The principles that rule this blog

Principles that will govern my thoughts as I express them here (from my opening statement):

  • Freedom of the individual should be as total as possible, limited only by the fact that nobody should be free to cause physical injury to another, or to deprive another person of his freedoms.
  • Government is necessary primarily to provide those services that private enterprise won't, or won't at a price that people can afford.
  • No person has a right to have his own beliefs on religious, moral, political, or other controversial issues imposed on others who do not share those beliefs.

I believe that Abraham Lincoln expressed it very well:

“The legitimate object of government is to do for a community of people whatever they need to have done, but cannot do, at all, or cannot
so well do, for themselves — in their separate, individual capacities.”

Comments will be invited, and I will attempt to reply to any comments that are offered in a serious and non-abusive manner. However, I will not tolerate abusive or profane language (my reasoning is that this is my blog, and so I can control it; I wouldn't interfere with your using such language on your own!)

If anyone finds an opinion that I express to be contrary to my principles, they are welcome to point this out. I hope that I can make a rational case for my comments. Because, in fact, one label I'll happily accept is rationalist.

Saturday, June 23, 2012

The outlier

I have been regularly following the polls on the Real Clear Politics site. And I have been noting that Mitt Romney, though still behind on average, was pulling even with Barack Obama. A couple of days ago, the spread was less than 1%. Then, suddenly, the gap opened up a bit - to 2.3%. Given that this is an average of the nine most recent polls, even that small a change is big, so I looked at the details. It seems that one poll, by Bloomberg News, came in, in which Obama leads by 13 percentage points, 53% to 40%! Without that Bloomberg poll, the difference between Romney and Obama is still under 1 point.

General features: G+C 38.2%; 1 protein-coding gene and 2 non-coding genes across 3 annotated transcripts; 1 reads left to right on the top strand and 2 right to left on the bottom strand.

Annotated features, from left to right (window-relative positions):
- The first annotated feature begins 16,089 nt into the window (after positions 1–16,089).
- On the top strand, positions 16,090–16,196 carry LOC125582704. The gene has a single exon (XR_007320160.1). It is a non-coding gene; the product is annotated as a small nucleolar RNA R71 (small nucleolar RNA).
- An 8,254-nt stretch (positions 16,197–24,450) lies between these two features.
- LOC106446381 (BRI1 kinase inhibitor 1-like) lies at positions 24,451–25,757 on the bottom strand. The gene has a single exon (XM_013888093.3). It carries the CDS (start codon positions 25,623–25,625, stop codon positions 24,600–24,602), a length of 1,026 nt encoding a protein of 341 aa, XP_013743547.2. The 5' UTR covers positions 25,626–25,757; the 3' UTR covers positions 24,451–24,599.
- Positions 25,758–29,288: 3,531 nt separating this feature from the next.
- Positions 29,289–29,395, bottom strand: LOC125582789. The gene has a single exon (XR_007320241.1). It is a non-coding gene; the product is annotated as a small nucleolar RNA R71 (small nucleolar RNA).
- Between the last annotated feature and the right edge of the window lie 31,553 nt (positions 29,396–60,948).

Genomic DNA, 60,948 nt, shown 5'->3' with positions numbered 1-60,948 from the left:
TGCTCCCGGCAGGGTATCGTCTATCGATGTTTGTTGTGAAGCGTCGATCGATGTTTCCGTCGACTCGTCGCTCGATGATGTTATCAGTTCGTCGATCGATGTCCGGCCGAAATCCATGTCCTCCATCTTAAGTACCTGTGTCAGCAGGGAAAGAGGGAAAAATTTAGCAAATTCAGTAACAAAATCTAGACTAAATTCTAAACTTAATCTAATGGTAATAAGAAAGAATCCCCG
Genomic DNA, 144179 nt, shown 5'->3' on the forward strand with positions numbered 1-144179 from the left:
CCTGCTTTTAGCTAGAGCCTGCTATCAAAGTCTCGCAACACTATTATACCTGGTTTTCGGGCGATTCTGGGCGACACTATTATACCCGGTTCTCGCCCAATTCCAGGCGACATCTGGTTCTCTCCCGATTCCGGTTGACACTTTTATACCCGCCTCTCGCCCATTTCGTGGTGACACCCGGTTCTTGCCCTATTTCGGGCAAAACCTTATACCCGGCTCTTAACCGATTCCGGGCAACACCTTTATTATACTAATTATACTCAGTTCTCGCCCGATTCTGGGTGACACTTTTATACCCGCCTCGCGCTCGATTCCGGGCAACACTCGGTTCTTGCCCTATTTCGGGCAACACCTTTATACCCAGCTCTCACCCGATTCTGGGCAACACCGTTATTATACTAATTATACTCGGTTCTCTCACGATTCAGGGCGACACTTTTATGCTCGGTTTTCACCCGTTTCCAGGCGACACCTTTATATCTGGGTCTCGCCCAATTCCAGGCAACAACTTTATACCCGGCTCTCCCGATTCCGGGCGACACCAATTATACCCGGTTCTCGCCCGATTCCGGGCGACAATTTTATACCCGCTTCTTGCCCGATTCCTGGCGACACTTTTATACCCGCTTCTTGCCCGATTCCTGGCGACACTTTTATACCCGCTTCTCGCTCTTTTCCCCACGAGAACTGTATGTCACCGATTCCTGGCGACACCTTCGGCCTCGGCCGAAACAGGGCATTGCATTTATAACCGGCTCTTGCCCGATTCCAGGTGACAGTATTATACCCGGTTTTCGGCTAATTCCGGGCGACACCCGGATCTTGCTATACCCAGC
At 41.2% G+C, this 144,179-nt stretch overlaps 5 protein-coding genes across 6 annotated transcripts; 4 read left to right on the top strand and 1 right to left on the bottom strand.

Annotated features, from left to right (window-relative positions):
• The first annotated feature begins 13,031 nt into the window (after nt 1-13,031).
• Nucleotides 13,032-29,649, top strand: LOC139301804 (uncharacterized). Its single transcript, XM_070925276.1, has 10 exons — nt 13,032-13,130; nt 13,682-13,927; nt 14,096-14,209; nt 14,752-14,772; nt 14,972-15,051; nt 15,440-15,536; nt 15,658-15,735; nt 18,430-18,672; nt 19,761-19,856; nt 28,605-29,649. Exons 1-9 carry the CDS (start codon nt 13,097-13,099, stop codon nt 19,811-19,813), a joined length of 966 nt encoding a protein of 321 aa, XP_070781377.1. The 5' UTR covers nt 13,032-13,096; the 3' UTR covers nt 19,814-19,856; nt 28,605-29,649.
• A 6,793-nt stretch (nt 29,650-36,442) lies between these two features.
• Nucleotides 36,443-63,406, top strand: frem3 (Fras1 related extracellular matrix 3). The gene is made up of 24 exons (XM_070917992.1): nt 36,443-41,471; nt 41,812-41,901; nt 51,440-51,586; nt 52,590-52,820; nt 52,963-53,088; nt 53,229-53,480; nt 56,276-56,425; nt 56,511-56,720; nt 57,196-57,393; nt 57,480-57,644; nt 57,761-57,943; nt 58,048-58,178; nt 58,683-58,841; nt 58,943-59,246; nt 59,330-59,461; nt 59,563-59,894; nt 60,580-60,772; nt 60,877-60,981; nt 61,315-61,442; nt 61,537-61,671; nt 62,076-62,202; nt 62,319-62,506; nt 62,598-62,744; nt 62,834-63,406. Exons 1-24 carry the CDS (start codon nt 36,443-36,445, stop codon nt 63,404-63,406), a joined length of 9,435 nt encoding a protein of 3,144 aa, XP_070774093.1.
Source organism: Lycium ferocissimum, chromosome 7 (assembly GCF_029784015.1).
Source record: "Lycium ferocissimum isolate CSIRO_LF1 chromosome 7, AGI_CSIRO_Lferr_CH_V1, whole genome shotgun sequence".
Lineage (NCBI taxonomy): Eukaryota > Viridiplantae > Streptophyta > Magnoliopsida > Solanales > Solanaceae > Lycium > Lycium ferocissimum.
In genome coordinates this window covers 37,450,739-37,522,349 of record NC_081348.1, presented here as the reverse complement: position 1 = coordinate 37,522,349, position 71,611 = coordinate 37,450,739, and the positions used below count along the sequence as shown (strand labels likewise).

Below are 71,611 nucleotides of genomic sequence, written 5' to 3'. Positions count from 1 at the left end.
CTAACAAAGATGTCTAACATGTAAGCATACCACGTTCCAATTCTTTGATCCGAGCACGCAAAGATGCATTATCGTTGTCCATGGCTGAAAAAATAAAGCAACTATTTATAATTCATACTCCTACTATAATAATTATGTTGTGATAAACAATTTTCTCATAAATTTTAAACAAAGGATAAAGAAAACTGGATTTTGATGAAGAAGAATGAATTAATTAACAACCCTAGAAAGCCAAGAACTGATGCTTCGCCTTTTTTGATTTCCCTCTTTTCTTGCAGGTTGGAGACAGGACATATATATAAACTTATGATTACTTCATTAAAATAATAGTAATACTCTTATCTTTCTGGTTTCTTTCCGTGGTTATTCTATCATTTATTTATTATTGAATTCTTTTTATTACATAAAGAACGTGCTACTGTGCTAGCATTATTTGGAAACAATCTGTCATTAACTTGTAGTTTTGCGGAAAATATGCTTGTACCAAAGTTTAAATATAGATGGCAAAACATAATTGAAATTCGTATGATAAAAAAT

This poll seems to have overrepresented Democrats. The Democratic favorable-vs.-unfavorable figures in this poll were 50-43; the Republican, 41-50. I am not certain what it is nationwide, in fact, but these numbers are suspicious. And in the favorable-vs.-unfavorable ratings in the Bloomberg poll, Obama is rated favorable 55-42, and Romney unfavorable 39-48. This is clearly an outlier. In an average of 7 polls (including this one) RCP shows Obama rated favorable 52-44, Romney unfavorable by such a small amount that to the nearest percentage point it's a 43-43 tie! (If you exclude the Bloomberg poll and look at the other six, Obama's favorable-vs.-unfavorable figures are 51-44, Romney's 43.5-42, actually positive!)

Why is this poll such an outlier? I wonder. It doesn't seem to be Bloomberg as such; I've looked at some earlier Bloomberg polls and they do not seem as far out of line. (I've noted that Rasmussen's polls, generally, tend to skew a bit toward the Republicans.) This is merely an enigmatic outlier.

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